Thirdly, we see this idea of longing or yearning for Christ.

Psalm 77:3  When I remember God, I moan; when I meditate, my spirit faints.

This word “moan” really means to grow or roar. What happens when a lion roars? It means he’s hungry.  We often say that our stomach is growling when we’re hungry.

His spirit also faints. He is overwhelmed.

Think about this idea of hungering and longing and being totally overwhelmed by Christ. When we remember and meditate upon Him—that is when we treasure Him and keep our eyes fixed on Him—we realize that we have a deep longing in our souls to be satisfied. We have a longing for true lasting pleasure and everywhere we look in this world to find it will never satisfy.

The only true source of everlasting joy and pleasure is in Christ.

Have you ever growled and moaned and fainted in desperation for Christ?

Psalm 84:2  My soul longs, yes, faints for the courts of the LORD; my heart and flesh sing for joy to the living God.

 So when we think about gospel repentance it is a two-fold issue. We turn from, hate, kill, abominate, flee, and mortify our sin. We kill sin constantly, but that’s not enough. Killing sin alone is only half of gospel repentance.

We must also turn toward Christ and see Him as supremely glorious. We must treasure Him. We thirst after Him. We taste and see that He is good. We long, faint, and yearn for Him. We seek Him. We find in Him our ultimate satisfaction. We desire Him. We find in Him our greatest pleasure.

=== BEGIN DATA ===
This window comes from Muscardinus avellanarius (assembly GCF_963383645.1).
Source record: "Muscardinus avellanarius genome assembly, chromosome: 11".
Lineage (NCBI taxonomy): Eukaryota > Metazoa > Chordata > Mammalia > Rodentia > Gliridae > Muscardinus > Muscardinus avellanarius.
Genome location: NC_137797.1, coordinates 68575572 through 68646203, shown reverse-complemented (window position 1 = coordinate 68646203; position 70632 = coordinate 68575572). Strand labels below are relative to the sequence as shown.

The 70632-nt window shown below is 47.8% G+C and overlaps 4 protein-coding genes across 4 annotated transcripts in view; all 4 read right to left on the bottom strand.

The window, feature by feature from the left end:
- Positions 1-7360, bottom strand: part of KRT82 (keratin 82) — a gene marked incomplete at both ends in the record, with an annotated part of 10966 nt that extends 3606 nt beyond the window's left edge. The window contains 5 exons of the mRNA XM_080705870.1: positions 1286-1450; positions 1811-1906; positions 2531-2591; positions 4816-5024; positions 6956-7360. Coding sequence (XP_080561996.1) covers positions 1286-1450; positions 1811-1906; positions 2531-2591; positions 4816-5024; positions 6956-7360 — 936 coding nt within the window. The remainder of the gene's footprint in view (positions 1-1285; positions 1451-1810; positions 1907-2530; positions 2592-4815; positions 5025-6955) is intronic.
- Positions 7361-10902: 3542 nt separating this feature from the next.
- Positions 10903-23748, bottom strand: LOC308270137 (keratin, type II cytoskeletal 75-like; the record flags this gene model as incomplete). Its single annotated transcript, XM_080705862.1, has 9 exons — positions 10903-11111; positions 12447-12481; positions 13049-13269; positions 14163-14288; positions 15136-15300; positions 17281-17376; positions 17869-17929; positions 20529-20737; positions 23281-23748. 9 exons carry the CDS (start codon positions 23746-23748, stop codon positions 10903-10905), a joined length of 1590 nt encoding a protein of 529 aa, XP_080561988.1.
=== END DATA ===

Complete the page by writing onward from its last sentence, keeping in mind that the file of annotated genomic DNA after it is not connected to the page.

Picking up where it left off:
Sam Storms in his great book “Pleasures Evermore: The Life-Changing Power of Enjoying God” gives some great phrases in relation to how we can treasure Christ.

Are you: enamored, enthralled, entranced, excited, astounded, absorbed, stunned, consumed, thrilled, pre-occupied, overwhelmed, enthused, mesmerized, monopolized, captivated, fascinated, exhilarated…with JESUS!


In our battle against sin, not only are we to be killing sin, but we are to be treasuring Jesus.

What I find interesting is that when you trace this truth through the Scriptures, you find the use of metaphors related to our senses.

As we think about gospel repentance in treasuring Christ, let’s explore some of these metaphors.

First of all, the Bible often uses the sense of taste to show us our desperate desire for Jesus.

Psalm 34:8  Oh, taste and see that the LORD is good! Blessed is the man who takes refuge in him!